Crowdfunding is the practice of funding a project or venture by raising monetary contributions from a large number of people. It has emerged as a way to raise money without involving big lenders, and therefore is often used for projects that simply would not get funding any other way. But this approach is now spreading into the loans market, via peer-to-peer lenders. I, Anne Belder (AB) interviewed Thorsten Hein (TH), Global Principal Industry Consultant - Risk Research and Quantitative Solutions at SAS.
AB: How does peer-to-peer lending work?
TH: The idea behind peer-to-peer lending is simple: bring together those with savings and those who wish to borrow money. This is how basic crowdfunding platforms work: those who want to raise money offer incentives to investors for investing different amounts of money.
AB: But isn’t the lending market more complicated than that?
TH: Yes, because what you want back is your money, plus some interest, and you also have no real way to judge risk. The peer-to-peer lending platforms have therefore adopted approaches that look very similar to those used by institutional investors to manage risk. Zopa, for instance, a UK-based peer-to-peer lender, splits lenders’ money up into ‘microloans’, which means that the risk is diversified across the portfolio of loans, so that nobody loses too much if someone defaults.
AB: Is that the only way that risk is managed?
TH: No. Zopa offers three different ‘packages’ for lenders, to balance risk and return. And borrowers are divided into ‘risk markets’ from A* to E. The distinction is by credit history, with A and A* borrowers having low debt-to-income ratios, and good history of repaying loans on time or even early. D and E borrowers may have a limited credit history, so that it is hard to judge the level of risk that they represent. Lenders’ money is spread across risk markets depending on the product they choose: only experienced investors prepared to accept higher levels of risk will lend to D and E borrowers. The estimated rate of return also takes into account the expected level of defaults across all loans.
AB: What about the jurisdiction? Are these platforms working across regions?
TH: No. Zopa is only open to UK residents, both for lending and borrowing. This means that the regulation that governs the business is very clear, and there is no possibility of confusion in law. Funding Circle, another lender which lends only to businesses, rather than individuals, works across the UK, US, Spain, Germany and the Netherlands, but lenders from each country only seem to lend to businesses in that country. Again, it makes the regulation situation much clearer. It also helps that EU countries share some regulations.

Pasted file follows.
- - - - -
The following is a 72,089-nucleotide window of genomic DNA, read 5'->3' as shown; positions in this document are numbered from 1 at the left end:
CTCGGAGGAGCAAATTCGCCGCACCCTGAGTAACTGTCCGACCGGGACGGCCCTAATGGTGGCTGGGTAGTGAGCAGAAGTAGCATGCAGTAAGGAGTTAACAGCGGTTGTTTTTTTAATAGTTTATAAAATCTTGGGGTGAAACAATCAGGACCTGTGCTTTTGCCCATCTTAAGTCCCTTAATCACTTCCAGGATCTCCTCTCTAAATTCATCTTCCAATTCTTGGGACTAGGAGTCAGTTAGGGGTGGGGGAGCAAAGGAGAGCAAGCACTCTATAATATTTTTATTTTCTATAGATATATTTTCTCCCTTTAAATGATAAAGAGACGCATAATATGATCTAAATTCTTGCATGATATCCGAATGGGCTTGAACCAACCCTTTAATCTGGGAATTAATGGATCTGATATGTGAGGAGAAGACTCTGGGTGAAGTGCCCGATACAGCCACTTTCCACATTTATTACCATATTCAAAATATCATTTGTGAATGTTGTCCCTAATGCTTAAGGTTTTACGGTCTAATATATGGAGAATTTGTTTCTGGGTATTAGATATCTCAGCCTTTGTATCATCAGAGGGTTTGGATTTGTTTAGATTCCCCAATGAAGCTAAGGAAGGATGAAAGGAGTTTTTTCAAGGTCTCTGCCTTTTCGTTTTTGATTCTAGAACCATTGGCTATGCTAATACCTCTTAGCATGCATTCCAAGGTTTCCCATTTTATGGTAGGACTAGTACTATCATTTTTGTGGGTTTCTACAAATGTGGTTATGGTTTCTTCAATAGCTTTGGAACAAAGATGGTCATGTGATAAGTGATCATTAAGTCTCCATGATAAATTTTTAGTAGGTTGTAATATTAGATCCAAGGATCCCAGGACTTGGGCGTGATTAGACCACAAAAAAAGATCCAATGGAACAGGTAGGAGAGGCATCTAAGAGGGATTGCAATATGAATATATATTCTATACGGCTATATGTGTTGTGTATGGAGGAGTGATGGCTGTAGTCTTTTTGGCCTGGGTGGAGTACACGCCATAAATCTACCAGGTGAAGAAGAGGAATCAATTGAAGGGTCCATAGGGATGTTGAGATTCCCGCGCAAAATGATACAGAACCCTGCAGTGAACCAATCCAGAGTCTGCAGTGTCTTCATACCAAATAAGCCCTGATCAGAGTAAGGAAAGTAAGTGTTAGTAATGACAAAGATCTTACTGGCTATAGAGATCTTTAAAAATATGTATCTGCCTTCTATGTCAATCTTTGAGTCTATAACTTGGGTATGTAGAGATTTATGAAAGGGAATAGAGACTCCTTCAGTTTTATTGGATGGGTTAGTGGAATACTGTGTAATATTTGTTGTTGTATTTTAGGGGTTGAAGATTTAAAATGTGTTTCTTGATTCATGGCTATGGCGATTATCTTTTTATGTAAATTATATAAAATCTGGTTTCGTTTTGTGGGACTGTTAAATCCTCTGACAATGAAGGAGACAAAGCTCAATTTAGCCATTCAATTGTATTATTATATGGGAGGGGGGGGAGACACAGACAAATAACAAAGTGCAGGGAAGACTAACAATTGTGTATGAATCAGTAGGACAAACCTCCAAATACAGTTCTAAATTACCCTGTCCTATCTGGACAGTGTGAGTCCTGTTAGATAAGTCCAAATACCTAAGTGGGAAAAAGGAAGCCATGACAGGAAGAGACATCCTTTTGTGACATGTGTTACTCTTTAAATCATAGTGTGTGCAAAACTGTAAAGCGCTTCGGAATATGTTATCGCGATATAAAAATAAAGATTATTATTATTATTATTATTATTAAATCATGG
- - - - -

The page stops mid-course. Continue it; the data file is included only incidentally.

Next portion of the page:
AB: Are the peer-to-peer lenders covered by full financial services regulation?
TH: No, not always, although the industry is keen to stress its regulatory credentials. Zopa was one of the founders of the Peer 2 Peer Finance Association, and was involved in getting the Financial Conduct Authority to recognise the industry. Both Zopa and Funding Circle are regulated by the Financial Conduct Authority, although neither are covered by the Financial Services Compensation Scheme, which applies when a firm that you have a claim against defaults, and is therefore ‘compensation of last resort’.
AB: What do the traditional banks think of peer-to-peer lending?
TH: Opinion seems to be divided. Some are embracing the potential. Santander, for example, has encouraged businesses that do not meet its lending criteria to try applying to Funding Circle. It’s not exactly a partnership, but definitely a tolerance, and an understanding that these lenders serve a different market, and are perhaps filling a gap in provision.
AB: But doesn’t this encourage banks to withdraw even further from risky investments and loans?
TH: No, effectively the peer-to-peer lenders have extended the market to those who were being badly served before. Banks already refuse to lend to anyone that they see as a bad risk. And with the credit crunch, that’s now quite a lot of people who would have got loans a few years ago. So without the peer-to-peer market, these people would be unable to get loans at all.
AB: So are peer-to-peer lenders getting only the risky business?
TH: Well, you might have to go to a peer-to-peer lender if you couldn’t get a loan from a traditional financial institution. But it is important to recognise that most of the peer-to-peer lenders are able to operate more cheaply, and often more transparently than banks, because they simply don’t have the overheads. So both lending and borrowing can be much simpler, with smaller fees but bigger returns even without huge risk – and who could argue with that?
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